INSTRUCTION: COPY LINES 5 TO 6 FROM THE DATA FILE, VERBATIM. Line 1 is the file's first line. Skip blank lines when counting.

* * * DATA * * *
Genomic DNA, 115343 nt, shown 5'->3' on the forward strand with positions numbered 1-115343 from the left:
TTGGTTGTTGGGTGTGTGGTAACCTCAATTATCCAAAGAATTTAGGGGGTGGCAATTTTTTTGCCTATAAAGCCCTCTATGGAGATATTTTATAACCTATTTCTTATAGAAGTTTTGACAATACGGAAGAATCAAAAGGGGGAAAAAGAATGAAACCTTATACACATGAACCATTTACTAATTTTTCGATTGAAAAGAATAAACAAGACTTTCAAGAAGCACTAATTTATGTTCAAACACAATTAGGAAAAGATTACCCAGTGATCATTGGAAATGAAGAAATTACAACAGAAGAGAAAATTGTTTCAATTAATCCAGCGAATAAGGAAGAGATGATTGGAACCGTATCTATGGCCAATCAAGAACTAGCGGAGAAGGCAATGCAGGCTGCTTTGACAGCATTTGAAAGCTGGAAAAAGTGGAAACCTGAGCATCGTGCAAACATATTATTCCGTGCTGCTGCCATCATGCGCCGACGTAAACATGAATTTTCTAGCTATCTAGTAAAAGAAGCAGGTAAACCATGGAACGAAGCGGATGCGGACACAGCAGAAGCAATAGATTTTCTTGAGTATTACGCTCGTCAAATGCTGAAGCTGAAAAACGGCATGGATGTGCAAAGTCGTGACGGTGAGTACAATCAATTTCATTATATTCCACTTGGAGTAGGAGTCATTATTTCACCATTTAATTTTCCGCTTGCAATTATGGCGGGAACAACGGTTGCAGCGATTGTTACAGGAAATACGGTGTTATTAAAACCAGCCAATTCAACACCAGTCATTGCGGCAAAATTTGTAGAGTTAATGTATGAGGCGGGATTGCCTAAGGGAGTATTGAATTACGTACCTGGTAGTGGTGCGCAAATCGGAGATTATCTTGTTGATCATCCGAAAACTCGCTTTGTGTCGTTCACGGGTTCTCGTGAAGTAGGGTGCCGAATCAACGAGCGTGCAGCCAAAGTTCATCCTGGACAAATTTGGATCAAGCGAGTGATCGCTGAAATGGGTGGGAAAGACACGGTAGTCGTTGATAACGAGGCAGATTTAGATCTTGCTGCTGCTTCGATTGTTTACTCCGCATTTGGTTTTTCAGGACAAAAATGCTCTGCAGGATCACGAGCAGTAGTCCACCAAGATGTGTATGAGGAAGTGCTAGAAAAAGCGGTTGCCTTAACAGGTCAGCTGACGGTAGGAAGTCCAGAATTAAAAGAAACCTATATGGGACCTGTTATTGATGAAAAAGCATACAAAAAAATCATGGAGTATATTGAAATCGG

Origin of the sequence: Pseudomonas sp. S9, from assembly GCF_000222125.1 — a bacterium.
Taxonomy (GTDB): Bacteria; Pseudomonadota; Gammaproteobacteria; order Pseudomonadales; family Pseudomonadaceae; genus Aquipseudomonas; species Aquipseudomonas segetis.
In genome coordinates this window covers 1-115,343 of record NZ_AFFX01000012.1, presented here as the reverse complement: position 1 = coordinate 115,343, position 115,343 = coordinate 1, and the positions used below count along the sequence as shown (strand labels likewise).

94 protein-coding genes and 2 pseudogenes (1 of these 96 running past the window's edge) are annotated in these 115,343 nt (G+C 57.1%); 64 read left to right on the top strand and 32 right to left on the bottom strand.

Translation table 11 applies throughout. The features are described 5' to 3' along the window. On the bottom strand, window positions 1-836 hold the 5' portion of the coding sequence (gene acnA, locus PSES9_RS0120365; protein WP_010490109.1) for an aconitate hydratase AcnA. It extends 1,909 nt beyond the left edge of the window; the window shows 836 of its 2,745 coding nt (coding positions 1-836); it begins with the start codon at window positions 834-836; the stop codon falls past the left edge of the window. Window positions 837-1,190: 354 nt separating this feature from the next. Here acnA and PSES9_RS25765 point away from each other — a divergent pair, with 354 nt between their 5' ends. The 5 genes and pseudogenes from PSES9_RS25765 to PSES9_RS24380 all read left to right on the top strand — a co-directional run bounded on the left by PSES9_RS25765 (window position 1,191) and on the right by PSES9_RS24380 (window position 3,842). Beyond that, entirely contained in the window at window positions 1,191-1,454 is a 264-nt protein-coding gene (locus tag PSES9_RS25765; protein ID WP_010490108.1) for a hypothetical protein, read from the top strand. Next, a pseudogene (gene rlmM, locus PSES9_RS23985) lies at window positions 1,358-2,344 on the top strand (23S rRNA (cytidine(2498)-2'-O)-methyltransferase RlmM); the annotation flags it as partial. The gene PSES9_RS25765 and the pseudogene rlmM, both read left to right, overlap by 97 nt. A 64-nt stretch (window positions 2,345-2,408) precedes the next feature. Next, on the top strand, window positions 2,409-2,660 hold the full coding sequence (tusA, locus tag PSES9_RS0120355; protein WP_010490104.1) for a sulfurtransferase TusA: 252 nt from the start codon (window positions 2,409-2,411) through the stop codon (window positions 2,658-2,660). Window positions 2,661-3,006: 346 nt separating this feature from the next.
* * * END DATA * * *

In genome coordinates this window covers 1-115,343 of record NZ_AFFX01000012.1, presented here as the reverse complement: position 1 = coordinate 115,343, position 115,343 = coordinate 1, and the positions used below count along the sequence as shown (strand labels likewise).

94 protein-coding genes and 2 pseudogenes (1 of these 96 running past the window's edge) are annotated in these 115,343 nt (G+C 57.1%); 64 read left to right on the top strand and 32 right to left on the bottom strand.